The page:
Queensland Judgments
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Anderson v Pickles Auctions Pty Ltd

Unreported Citation:

[2022] QSC 265


In this recent matter his Honour considered whether, on the proper construction of the provisions of Pt 8, Div 2 Workers’ Compensation and Rehabilitation Regulation 2014, a plaintiff was entitled to recover counsel’s fees as part of his costs calculated in accordance with those provisions. The costs in issue were counsel’s fees after proceedings had issued. His Honour was of the view that the assessor had been correct in excluding counsel’s fees from the assessment of the plaintiff’s costs of and incidental to the claim and proceedings.

Cooper J

6 December 2022

Following the parties entering into a “Release and Discharge” in relation to a personal injury claim, they were unable to reach agreement as to costs [3] and the court appointed a costs assessor. The plaintiff challenged the assessment and sought a review of it under r 742 Uniform Civil Procedure Rules 1999. [7]. In particular, the plaintiff queried the assessor’s determination that counsel’s fees are not a permissible outlay under Part 8, Division 2 of the Regulation, arguing that that was a legal error. [5].

Rule 742 states:

“(1) A party dissatisfied with a decision included in a costs assessor’s certificate of assessment may apply to the court to review the decision.

(6) Subject to subrule (5), on the review, the court may do any of the following—

(a) exercise all the powers of the costs assessor in relation to the assessment;

(b) set aside or vary the decision of the costs assessor;

(c) set aside or vary an order made under rule 740(1);

(d) refer any item to the costs assessor for reconsideration, with or without directions;

(e) make any other order or give any other direction the court considers appropriate.”

Were counsel’s fees an allowable outlay?

Since neither reg 135 nor reg 136 make provision for the recovery of counsel’s fees as part of the legal professional costs of the claim incurred after a proceeding has commenced, the issue here was whether there was scope to do so under reg 137 (apart from those specifically identified in regs 137(1)(a) to (i)). [32]. The plaintiff submitted that the wording of reg 137 implies that it is intended to allow recovery of certain identified costs rather than to prohibit items which are omitted in regs 137(1)(a) to (i). Whilst his Honour accepted the premise of that argument, he did not agree that it established a basis within Pt 8, Div 2 of the Regulation which would enable a claimant to recover counsel’s fees. [33].

Rather, his Honour identified that the only indication of an entitlement to recover counsel’s fees which might be found in the text of reg 137 arises from its opening words: “In addition to legal costs …”. That is because a broad construction might allow “legal costs” to include counsel’s fees as well as solicitor’s fees. [34]. However, that argument is problematic since:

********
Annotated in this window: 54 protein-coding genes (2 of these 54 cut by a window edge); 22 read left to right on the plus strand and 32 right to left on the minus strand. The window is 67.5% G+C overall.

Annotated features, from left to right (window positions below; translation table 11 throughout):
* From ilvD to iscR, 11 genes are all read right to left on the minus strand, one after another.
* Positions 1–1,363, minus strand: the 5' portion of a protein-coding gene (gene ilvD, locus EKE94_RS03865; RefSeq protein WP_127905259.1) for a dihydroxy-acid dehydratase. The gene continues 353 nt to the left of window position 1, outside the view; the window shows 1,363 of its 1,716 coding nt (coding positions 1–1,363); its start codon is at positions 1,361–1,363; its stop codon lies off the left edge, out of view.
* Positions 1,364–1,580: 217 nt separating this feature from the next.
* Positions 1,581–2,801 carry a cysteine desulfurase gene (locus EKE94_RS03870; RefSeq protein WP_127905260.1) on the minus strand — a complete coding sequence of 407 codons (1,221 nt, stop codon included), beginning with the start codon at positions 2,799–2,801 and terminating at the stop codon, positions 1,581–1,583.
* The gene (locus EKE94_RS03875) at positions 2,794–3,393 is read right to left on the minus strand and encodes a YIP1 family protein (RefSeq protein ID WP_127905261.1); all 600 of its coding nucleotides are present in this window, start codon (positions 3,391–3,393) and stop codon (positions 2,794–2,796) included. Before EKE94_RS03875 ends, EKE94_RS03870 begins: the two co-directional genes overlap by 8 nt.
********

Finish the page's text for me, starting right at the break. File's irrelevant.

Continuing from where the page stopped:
1. a plain reading of the relevant words in the context of the other provisions of Pt 8, Div 2 of the regulation lends support to the conclusion that the term has been used to refer to the legal professional costs recoverable as per regs 135 and 136. [36]; and
  2. it is standard practice to describe counsel’s fees as an “outlay” on an assessment of costs. [38].

Given the inconsistency in the various terms used to refer to a claimant’s costs in the applicable legislation, his Honour’s view was that the correct approach was that:

“… it should not be presumed that the term ‘legal costs’ has been used in reg 137(1) in a technical or legal sense to exclude counsel’s fees. Nevertheless, that conclusion does not displace the meaning of ‘legal costs’ on a plain reading of the opening words of reg 137(1) as explained in [36] above. Nor does such a conclusion, of itself, assist in establishing a basis within Part 8, Division 2 of the Regulation for a claimant’s entitlement to recover counsel’s fees on an assessment of costs.” [44].

The plaintiff argued that the assessor’s decision might essentially result in a worker who pursued a claim under Ch 5, Pt 12, Div 1 of the Act and Pt 8, Div 2 of the regulation being unable to recover counsel’s fees at all, which would be “absurd and manifestly unfair.” [45]. His Honour did not accept that. Rather, he clarified that the operation of the relevant provisions avoids any such absurdity or unfairness, since a construction which does not permit a claimant to recover counsel’s fees under Part 8, Division 2 of the regulation would not have the effect of excluding counsel’s fees from the assessment of a plaintiff’s costs under an order of the court that those costs be paid on the indemnity basis under s 312 of the Act. [48].

In his Honour’s considered view, a construction of Pt 8, Div 2 of the regulation which does not enable a claimant to recover counsel’s fees would be compatible with the legislative objective of promoting the settlement of claims without proceedings needing to be filed in court. [54]. He held that that was the proper construction. Accordingly, it was not the case that the assessor had erred by excluding counsel’s fees from the assessment. In reaching that conclusion he did however stress that he did not endorse the assessor’s statement to the effect that the provisions of Pt 8, Div 2 of the Regulation “override” the provisions of the UCPR. [55].


The plaintiff’s application pursuant to r 742 UCPR to review the assessment was dismissed.

A Jarro

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